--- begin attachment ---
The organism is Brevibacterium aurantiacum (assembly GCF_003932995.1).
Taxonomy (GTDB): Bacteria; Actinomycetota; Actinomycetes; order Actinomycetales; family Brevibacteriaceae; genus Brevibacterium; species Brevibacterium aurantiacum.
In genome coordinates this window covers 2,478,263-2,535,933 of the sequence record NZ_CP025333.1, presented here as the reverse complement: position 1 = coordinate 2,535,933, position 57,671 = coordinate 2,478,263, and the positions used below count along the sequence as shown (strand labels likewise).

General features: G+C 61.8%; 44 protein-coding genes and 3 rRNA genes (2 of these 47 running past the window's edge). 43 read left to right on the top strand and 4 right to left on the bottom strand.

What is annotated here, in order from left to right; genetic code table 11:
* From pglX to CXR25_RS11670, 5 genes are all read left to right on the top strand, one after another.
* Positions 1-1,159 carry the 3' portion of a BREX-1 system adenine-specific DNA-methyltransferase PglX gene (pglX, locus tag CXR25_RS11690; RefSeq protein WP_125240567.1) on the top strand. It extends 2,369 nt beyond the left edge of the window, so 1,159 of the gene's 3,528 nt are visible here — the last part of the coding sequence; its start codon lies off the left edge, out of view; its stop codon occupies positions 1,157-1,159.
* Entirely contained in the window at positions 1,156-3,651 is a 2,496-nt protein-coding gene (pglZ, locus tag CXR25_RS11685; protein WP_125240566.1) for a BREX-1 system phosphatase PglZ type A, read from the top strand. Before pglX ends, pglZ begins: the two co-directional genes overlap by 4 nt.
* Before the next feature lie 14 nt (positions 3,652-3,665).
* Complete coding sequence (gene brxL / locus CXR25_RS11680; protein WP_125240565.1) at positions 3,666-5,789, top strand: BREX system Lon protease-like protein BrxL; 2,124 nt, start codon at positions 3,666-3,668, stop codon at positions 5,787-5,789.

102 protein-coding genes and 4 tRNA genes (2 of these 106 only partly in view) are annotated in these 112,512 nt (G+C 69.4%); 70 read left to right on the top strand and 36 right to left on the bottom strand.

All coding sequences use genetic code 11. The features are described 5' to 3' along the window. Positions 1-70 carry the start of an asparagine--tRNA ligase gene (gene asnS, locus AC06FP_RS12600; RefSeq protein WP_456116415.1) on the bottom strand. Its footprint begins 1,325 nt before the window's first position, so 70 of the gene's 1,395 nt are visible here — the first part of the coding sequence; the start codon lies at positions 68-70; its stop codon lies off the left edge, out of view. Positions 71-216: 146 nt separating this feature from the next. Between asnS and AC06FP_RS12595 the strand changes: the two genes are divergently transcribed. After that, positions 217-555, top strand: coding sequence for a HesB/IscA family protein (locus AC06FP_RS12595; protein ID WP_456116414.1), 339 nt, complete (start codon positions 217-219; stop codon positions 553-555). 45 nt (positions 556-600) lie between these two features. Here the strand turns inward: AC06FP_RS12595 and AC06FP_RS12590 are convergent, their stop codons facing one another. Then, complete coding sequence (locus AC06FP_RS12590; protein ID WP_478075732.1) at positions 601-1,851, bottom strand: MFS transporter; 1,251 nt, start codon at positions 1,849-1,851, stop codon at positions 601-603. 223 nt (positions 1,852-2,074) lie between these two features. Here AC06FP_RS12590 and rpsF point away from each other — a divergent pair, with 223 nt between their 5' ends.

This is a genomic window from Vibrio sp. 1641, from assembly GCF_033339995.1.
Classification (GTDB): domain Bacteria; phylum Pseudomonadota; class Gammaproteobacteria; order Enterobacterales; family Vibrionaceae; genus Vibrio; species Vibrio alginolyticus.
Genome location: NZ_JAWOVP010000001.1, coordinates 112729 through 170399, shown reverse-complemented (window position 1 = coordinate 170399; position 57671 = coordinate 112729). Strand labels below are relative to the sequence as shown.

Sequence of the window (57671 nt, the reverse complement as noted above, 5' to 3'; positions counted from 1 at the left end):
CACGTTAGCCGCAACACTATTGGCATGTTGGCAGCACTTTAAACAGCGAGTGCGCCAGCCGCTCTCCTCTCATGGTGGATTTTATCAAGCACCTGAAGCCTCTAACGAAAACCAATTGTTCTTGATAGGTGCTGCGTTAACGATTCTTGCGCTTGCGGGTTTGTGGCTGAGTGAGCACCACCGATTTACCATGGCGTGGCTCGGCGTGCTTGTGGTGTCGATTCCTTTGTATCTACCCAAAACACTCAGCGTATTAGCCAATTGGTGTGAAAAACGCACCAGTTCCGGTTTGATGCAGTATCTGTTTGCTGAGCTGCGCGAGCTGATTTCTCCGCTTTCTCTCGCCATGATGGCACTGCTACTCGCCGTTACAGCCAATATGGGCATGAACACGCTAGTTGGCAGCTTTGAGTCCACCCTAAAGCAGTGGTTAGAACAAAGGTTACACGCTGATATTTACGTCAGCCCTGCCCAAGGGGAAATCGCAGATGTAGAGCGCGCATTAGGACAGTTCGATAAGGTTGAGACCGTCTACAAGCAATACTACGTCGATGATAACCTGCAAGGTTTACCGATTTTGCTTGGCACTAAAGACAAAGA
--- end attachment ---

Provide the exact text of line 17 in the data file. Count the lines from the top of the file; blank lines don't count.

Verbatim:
CACGTTAGCCGCAACACTATTGGCATGTTGGCAGCACTTTAAACAGCGAGTGCGCCAGCCGCTCTCCTCTCATGGTGGATTTTATCAAGCACCTGAAGCCTCTAACGAAAACCAATTGTTCTTGATAGGTGCTGCGTTAACGATTCTTGCGCTTGCGGGTTTGTGGCTGAGTGAGCACCACCGATTTACCATGGCGTGGCTCGGCGTGCTTGTGGTGTCGATTCCTTTGTATCTACCCAAAACACTCAGCGTATTAGCCAATTGGTGTGAAAAACGCACCAGTTCCGGTTTGATGCAGTATCTGTTTGCTGAGCTGCGCGAGCTGATTTCTCCGCTTTCTCTCGCCATGATGGCACTGCTACTCGCCGTTACAGCCAATATGGGCATGAACACGCTAGTTGGCAGCTTTGAGTCCACCCTAAAGCAGTGGTTAGAACAAAGGTTACACGCTGATATTTACGTCAGCCCTGCCCAAGGGGAAATCGCAGATGTAGAGCGCGCATTAGGACAGTTCGATAAGGTTGAGACCGTCTACAAGCAATACTACGTCGATGATAACCTGCAAGGTTTACCGATTTTGCTTGGCACTAAAGACAAAGA